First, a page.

Newspaper article St Louis Post-Dispatch (MO)

Breaking Up Big Tech Would Be Harmful to Consumers

Newspaper article St Louis Post-Dispatch (MO)

Breaking Up Big Tech Would Be Harmful to Consumers

Article excerpt

For all their flaws, Amazon and Facebook and Google are nothing like the old Standard Oil or AT&T monopolies.

Those giants of the past harmed customers by charging artificially high prices. Facebook and Google charge nothing for their most popular services, while Amazon has such low prices that some scholars think it may be lowering the nation's inflation rate.

Nevertheless, Sen. Elizabeth Warren of Massachusetts, echoing rhetoric from other populists of the left and the right, wants to apply the Standard Oil solution to big tech companies: She would break them up.

The Democratic presidential candidate proposes regulating large technology platforms, such as Amazon's marketplace and Google's search engine, as public utilities. She'd split Amazon's own retail business and Google's advertising network into separate companies.

Warren also would reverse past mergers that she says reduce competition. She'd force Amazon to sell Whole Foods, Facebook to spin off Instagram and WhatsApp and Google's parent, Alphabet, to get rid of navigation app Waze.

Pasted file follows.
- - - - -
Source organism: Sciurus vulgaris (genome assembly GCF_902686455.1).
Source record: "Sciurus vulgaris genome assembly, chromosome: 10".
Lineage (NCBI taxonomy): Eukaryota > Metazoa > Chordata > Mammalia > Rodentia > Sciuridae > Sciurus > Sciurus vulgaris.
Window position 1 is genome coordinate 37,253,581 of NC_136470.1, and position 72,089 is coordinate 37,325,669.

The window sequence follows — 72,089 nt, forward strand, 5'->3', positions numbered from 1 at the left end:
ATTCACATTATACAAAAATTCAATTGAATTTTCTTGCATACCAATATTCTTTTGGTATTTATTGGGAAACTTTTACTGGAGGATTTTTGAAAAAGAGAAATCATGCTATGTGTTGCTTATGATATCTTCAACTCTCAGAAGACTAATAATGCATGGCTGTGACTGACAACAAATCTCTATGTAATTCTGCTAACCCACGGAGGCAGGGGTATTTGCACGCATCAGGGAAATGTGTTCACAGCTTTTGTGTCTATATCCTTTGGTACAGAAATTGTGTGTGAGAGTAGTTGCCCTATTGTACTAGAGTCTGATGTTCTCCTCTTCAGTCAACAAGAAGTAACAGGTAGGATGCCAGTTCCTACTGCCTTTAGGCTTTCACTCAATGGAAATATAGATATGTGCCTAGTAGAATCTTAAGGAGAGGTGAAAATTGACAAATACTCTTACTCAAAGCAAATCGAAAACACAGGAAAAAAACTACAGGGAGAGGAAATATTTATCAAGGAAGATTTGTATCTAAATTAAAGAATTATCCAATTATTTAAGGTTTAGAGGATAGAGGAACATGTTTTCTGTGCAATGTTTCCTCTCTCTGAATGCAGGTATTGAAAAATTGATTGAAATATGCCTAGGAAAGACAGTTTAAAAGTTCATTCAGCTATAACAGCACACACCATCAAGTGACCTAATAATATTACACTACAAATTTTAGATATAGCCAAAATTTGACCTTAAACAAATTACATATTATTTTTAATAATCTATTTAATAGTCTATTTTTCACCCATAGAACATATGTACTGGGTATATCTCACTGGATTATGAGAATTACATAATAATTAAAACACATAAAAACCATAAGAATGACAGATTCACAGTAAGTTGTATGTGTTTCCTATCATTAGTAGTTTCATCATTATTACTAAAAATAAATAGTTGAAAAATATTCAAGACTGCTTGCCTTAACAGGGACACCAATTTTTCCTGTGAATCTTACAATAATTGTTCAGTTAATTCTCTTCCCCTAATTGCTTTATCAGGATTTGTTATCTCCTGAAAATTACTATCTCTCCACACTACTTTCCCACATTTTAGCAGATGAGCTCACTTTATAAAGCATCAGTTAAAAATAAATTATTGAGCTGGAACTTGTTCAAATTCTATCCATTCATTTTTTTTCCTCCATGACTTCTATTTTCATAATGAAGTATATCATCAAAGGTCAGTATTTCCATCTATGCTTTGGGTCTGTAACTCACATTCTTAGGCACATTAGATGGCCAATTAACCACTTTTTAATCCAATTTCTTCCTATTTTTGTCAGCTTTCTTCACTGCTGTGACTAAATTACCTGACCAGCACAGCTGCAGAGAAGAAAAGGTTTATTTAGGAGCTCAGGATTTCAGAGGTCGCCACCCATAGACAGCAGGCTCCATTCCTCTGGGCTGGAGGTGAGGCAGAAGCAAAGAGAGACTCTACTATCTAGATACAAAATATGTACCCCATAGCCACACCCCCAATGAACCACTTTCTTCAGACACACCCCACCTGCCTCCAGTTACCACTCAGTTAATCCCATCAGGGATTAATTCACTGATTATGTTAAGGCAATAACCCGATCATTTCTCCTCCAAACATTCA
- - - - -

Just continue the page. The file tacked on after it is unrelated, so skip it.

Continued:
Unfortunately, her proposed solution looks like a negative for consumers. Without its powerful marketplace platform, Amazon might not be able to cut prices so aggressively. And do we really want to see Facebook and Google ads that are less well targeted?

Competition is a good thing, but network effects in technology tend to favor giant companies. A social network only has value if most of your friends and relatives are on it; an e-commerce platform gains value as it offers more products. Companies that couldn't achieve enough scale, such as Alta Vista in search or MySpace in social networking, fell by the wayside.

The populist presumption is that big is bad, but consumers actually benefit from the scale of these platform companies.

"It's not a problem as I see it," says Michael Strain, director of economic policy studies at the conservative-leaning American Enterprise Institute. …

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